Journal of Histochemistry and Cytochemistry 06/2007; 55(5):515-24. · 2.26 Impact Factor
[Show abstract][Hide abstract] ABSTRACT: Preterm infants are at risk of developing sepsis, necrotizing enterocolitis (NEC), chronic lung disease (CLD), and retinopathy of prematurity (ROP). We used high-throughput mass spectrometry to investigate whether cord blood proteins can be used to predict development of these morbidities. Cord blood plasma from 44 infants with a birth weight of <1500 g was analyzed by surface-enhanced laser desorption/ionization time-of-flight mass spectrometry (SELDI-TOF). Six infants developed ROP >or=stage II, 10 CLD, three sepsis, and one NEC. We detected 814 protein signals representing 330 distinct protein species. Nineteen biomarkers were associated with development of >or=stage II ROP [false-discovery rate (FDR) <5%] and none with CLD. Several proteins with molecular weight (Mr) 15-16 kD and pI 4-5 were detected with increased abundance in infants with ROP, while similar Mr proteins with pI 7-9 were less abundant in these patients. Sodium dodecylsulfate-polyacrylamide gel electrophoresis (SDS-PAGE) and sequence analysis identified these proteins as alpha-, beta-, and gamma-globin chains. Partial deamidation of Asn139 in beta-globin chains was observed only in the pI 4-5 proteins. We conclude that there are several promising biomarkers for the risk of ROP. Deamidation of globin chains is especially promising and may indicate underlying prenatal pathologic mechanisms in ROP. Validation studies will be undertaken to determine their clinical utility.
Pediatric Research 03/2007; 61(2):215-21. · 2.67 Impact Factor
[Show abstract][Hide abstract] ABSTRACT: Subgaleal hematomas (SGHs) in neonates may result from trauma to the scalp sustained during delivery. In the majority of cases, these lesions will resolve on their own without serious or long-term consequences. The authors report on a case of SGH resulting in hypotension, anemia, coagulopathy, and eventually direct hyperbilirubinemia in a neonate. After several weeks of medical management failed to resolve the hyperbilirubinemia, surgical evacuation of the clot was undertaken and yielded favorable results. The direct bilirubinemia in this case was believed to be the result of an overload of iron to the hepatocytes. It is the authors' contention that the evacuation of the hematoma resulted in a reduction in the amount of iron being presented to the liver for metabolism and significantly contributed to this patient's recovery.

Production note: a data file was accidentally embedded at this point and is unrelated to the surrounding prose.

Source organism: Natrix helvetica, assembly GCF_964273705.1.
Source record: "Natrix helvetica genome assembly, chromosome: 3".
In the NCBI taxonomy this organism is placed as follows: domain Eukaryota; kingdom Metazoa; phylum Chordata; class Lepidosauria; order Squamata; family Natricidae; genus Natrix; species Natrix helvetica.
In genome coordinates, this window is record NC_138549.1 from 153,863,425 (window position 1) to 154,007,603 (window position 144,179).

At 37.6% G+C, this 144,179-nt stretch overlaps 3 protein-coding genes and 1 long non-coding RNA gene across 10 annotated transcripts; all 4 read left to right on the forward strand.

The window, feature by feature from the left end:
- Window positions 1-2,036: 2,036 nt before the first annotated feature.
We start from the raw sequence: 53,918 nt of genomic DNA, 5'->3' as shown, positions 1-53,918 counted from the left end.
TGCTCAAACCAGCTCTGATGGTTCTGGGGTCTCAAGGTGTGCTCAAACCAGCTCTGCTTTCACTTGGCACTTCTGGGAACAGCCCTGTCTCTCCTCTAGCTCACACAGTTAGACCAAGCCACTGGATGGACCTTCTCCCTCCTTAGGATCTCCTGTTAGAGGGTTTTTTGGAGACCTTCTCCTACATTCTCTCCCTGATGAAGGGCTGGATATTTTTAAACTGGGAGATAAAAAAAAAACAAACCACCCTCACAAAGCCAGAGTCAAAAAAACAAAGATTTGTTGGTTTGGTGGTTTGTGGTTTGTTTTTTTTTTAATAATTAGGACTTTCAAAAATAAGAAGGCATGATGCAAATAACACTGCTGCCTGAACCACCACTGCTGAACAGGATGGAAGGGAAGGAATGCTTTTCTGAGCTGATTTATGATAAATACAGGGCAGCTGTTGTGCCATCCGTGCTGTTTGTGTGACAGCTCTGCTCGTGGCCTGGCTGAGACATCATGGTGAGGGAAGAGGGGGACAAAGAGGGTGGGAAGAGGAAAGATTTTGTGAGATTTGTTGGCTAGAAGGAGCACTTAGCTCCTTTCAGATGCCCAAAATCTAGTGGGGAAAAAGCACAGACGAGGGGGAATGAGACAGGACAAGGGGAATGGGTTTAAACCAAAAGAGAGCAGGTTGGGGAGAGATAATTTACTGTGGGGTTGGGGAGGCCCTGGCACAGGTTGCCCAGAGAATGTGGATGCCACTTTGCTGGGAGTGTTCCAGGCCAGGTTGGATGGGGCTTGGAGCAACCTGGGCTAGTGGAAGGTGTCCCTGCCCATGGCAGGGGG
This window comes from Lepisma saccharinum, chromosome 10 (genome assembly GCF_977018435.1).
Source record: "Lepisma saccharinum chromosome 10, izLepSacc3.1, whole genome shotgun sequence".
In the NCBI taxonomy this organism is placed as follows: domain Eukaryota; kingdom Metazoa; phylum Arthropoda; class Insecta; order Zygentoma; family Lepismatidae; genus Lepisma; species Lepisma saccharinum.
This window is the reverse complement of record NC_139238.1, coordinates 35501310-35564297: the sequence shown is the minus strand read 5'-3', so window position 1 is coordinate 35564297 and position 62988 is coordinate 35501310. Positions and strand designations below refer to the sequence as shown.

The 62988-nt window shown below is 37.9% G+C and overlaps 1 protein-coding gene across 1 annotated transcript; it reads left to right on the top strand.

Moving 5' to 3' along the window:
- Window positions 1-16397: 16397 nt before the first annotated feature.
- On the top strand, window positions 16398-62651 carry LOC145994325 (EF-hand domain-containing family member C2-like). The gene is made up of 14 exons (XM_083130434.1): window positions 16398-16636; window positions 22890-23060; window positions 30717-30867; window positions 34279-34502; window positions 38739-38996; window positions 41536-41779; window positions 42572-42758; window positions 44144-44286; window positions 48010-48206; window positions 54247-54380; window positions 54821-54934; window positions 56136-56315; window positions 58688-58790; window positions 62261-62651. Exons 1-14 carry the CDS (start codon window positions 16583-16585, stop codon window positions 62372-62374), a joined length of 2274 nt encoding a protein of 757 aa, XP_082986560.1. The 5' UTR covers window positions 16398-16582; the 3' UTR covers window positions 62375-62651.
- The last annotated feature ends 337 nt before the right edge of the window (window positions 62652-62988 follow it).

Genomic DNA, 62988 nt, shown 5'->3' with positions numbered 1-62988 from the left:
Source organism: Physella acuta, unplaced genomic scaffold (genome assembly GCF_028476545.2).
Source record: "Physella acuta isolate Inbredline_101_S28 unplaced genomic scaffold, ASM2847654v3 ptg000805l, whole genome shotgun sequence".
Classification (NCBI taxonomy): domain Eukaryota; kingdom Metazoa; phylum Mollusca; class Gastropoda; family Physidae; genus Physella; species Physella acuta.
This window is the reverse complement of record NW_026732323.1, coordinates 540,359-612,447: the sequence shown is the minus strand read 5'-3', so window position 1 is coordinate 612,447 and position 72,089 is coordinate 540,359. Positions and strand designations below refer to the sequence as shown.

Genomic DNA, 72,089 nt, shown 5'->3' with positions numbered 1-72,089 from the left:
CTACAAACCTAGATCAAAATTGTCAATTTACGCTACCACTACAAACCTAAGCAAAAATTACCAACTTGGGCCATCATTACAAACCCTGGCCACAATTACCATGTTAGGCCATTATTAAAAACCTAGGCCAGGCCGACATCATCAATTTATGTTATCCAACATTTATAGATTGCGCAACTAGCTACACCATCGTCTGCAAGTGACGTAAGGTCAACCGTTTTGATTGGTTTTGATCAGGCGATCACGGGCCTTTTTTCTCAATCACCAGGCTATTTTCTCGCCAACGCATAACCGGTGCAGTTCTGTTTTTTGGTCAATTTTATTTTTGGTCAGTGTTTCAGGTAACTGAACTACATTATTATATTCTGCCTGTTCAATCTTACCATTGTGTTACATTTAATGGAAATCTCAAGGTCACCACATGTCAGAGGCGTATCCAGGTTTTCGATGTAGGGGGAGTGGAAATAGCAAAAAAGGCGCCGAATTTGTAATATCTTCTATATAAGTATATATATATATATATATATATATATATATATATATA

Journal of Neurosurgery 03/2007; 106(2 Suppl):131-3. · 3.15 Impact Factor
[Show abstract][Hide abstract] ABSTRACT: Red blood cell (RBC) transfusions are crucial for the care of very-low-birth-weight (VLBW) infants. These infants frequently require multiple, small-volume RBC transfusions, with potential exposure to multiple donors. Optimal protocols provide dedicated RBC units to reduce exposures and avoid RBC wastage.
This study was a retrospective, single-institution review of RBC transfusions in VLBW infants. The RBC volume transfused during the entire hospitalization (VTH) and that transfused at 35 days were determined for all infants, 401 to 1250 g at birth, admitted to a Level III neonatal intensive care unit from January 1, 2000, through December 31, 2002. Multivariable models identified perinatal factors associated with volume transfused.
The 640-infant cohort had a median birth weight (BW) of 818 g and gestational age (GA) of 26 weeks. Most infants (546 or 85%) required at least one RBC transfusion. Median number of RBC transfusions was 3 (range, 0-30) and median volume transfused was 82 mL (range, 9-737 mL). Of 328 infants who received all transfusions within a 35-day period, only 5 (1.5%) required at least 200 mL. VTH was inversely related to BW and GA. Multivariable models identified BW, GA, age at first transfusion, and use of inotropes as variables associated with higher volume transfused.
Few VLBW infants use an entire RBC unit. One dedicated unit shared by two or more infants should meet their transfusion needs. GA, BW, and markers of illness severity predict increased RBC volume requirements.
[Show abstract][Hide abstract] ABSTRACT: Perforated necrotizing enterocolitis is a major cause of morbidity and mortality in premature infants, and the optimal treatment is uncertain. We designed this multicenter randomized trial to compare outcomes of primary peritoneal drainage with laparotomy and bowel resection in preterm infants with perforated necrotizing enterocolitis.
We randomly assigned 117 preterm infants (delivered before 34 weeks of gestation) with birth weights less than 1500 g and perforated necrotizing enterocolitis at 15 pediatric centers to undergo primary peritoneal drainage or laparotomy with bowel resection. Postoperative care was standardized. The primary outcome was survival at 90 days postoperatively. Secondary outcomes included dependence on parenteral nutrition 90 days postoperatively and length of hospital stay.
At 90 days postoperatively, 19 of 55 infants assigned to primary peritoneal drainage had died (34.5 percent), as compared with 22 of 62 infants assigned to laparotomy (35.5 percent, P=0.92). The percentages of infants who depended on total parenteral nutrition were 17 of 36 (47.2 percent) in the peritoneal-drainage group and 16 of 40 (40.0 percent) in the laparotomy group (P=0.53). The mean (+/-SD) length of hospitalization for the 76 infants who were alive 90 days after operation was similar in the primary peritoneal-drainage and laparotomy groups (126+/-58 days and 116+/-56 days, respectively; P=0.43). Subgroup analyses stratified according to the presence or absence of radiographic evidence of extensive necrotizing enterocolitis (pneumatosis intestinalis), gestational age of less than 25 weeks, and serum pH less than 7.30 at presentation showed no significant advantage of either treatment in any group.
The type of operation performed for perforated necrotizing enterocolitis does not influence survival or other clinically important early outcomes in preterm infants. (ClinicalTrials.gov number, NCT00252681.).
New England Journal of Medicine 06/2006; 354(21):2225-34. · 51.66 Impact Factor